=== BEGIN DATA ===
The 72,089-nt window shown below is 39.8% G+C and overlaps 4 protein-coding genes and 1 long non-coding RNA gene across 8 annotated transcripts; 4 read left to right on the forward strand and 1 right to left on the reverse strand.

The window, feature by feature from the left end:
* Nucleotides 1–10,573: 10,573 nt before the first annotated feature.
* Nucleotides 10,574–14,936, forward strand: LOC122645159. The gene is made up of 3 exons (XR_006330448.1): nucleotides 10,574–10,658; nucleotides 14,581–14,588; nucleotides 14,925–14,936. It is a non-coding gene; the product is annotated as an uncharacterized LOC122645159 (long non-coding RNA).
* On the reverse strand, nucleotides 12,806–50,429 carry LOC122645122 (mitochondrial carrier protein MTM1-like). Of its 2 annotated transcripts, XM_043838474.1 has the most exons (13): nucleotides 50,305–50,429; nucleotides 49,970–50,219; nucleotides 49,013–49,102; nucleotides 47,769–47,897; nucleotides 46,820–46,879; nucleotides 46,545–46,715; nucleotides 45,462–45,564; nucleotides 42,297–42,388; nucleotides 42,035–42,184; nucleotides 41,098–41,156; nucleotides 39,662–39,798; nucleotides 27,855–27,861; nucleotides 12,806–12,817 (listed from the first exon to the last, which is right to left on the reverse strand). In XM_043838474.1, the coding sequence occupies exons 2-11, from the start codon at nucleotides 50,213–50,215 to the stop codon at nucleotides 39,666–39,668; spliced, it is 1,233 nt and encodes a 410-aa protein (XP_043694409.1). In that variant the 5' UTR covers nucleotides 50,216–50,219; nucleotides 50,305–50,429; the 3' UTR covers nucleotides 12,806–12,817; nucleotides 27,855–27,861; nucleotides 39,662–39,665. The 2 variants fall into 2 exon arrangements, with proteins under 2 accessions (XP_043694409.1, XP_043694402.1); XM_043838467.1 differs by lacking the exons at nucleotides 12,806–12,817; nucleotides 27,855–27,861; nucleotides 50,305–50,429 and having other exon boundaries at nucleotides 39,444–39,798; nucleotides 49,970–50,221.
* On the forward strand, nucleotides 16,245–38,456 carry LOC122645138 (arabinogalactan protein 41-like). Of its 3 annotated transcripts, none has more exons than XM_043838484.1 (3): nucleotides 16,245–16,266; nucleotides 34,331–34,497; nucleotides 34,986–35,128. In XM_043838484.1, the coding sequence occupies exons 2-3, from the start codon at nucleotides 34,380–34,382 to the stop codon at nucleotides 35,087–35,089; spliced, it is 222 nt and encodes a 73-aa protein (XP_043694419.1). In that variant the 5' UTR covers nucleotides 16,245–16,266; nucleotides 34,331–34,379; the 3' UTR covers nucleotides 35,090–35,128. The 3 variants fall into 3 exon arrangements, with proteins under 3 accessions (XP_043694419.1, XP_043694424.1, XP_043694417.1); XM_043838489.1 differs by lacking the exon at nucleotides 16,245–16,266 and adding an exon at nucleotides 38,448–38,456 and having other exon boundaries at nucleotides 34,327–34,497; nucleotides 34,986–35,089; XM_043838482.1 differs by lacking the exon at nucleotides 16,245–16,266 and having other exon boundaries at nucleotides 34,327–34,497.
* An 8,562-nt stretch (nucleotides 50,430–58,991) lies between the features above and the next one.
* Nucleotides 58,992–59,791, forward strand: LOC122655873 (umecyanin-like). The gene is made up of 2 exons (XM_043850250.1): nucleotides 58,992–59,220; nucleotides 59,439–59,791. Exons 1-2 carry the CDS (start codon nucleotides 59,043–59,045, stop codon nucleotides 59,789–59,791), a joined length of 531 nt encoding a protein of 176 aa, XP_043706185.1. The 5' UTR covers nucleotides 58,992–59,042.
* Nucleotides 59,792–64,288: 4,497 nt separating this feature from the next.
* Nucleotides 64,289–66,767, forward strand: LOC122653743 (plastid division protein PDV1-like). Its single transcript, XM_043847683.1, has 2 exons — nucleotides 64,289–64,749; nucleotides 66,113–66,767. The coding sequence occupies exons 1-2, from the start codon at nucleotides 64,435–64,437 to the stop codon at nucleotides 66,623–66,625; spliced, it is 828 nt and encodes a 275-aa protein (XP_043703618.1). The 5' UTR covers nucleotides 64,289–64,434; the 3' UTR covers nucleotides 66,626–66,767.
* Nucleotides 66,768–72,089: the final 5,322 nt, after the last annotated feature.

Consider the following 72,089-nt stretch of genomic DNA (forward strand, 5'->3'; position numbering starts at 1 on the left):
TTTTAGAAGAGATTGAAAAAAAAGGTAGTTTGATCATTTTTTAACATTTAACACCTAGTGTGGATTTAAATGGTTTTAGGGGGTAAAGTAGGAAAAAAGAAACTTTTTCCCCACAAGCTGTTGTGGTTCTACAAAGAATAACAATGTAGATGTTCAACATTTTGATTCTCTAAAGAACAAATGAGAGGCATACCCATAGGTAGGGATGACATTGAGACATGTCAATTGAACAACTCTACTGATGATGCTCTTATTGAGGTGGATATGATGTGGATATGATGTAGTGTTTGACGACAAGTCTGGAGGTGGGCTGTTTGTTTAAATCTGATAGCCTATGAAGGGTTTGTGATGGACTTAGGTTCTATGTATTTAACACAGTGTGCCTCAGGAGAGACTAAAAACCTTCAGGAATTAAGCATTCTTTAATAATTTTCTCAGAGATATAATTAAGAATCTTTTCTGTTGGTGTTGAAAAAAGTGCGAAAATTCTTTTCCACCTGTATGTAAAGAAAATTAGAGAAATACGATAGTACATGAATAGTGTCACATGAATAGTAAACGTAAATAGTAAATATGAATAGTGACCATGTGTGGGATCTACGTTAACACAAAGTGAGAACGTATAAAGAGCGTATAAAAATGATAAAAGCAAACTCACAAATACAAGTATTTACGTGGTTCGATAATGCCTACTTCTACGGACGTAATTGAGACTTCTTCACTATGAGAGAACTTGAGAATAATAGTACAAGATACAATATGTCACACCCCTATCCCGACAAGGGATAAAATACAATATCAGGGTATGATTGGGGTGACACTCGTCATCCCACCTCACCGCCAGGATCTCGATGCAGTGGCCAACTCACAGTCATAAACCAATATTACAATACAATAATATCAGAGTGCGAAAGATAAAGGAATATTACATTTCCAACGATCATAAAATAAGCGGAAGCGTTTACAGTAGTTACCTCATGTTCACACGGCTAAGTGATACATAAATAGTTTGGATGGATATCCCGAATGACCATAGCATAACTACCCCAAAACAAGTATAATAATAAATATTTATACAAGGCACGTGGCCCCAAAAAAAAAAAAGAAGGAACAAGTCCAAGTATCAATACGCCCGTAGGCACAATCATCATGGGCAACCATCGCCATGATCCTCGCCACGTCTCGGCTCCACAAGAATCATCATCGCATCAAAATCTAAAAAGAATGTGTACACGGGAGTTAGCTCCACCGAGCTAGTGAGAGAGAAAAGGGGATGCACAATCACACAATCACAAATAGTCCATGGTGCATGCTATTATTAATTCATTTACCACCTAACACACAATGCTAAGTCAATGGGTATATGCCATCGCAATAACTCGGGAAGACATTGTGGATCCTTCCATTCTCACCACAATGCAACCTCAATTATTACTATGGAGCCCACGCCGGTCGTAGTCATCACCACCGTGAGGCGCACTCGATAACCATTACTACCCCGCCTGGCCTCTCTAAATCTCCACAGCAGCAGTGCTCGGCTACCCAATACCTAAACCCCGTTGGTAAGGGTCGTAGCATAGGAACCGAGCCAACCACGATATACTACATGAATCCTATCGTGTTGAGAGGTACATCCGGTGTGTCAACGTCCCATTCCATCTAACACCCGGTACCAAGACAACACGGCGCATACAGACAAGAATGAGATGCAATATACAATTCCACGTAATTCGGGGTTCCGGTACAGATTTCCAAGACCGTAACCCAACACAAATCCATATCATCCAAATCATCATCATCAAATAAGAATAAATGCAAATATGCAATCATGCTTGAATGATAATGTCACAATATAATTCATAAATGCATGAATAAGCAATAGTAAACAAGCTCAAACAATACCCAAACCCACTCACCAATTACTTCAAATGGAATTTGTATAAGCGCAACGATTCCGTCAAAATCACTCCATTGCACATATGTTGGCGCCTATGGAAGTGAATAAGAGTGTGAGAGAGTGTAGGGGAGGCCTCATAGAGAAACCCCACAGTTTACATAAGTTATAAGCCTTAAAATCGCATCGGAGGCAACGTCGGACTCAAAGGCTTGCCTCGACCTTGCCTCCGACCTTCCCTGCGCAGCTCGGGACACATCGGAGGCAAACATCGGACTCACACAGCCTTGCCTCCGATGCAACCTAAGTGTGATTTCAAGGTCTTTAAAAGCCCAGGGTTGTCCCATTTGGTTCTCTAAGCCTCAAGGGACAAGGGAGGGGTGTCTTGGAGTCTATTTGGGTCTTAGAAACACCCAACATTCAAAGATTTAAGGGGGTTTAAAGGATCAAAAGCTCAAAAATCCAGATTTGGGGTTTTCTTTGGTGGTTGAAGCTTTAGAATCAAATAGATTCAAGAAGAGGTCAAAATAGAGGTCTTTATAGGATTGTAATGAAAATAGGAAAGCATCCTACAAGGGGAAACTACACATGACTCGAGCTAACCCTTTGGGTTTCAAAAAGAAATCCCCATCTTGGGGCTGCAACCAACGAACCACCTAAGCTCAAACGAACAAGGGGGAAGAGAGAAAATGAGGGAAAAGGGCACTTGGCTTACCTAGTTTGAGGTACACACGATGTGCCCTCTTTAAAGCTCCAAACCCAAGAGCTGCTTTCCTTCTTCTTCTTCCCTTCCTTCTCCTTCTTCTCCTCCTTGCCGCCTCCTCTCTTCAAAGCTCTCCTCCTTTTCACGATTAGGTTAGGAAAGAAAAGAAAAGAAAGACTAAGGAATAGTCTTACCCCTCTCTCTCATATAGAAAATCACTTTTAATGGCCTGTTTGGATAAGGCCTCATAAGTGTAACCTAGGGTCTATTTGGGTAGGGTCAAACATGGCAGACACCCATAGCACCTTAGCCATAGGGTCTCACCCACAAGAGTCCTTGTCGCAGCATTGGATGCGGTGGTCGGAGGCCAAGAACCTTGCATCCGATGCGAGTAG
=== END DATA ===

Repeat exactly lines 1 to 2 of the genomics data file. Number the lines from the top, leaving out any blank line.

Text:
The 72,089-nt window shown below is 39.8% G+C and overlaps 4 protein-coding genes and 1 long non-coding RNA gene across 8 annotated transcripts; 4 read left to right on the forward strand and 1 right to left on the reverse strand.

The window, feature by feature from the left end: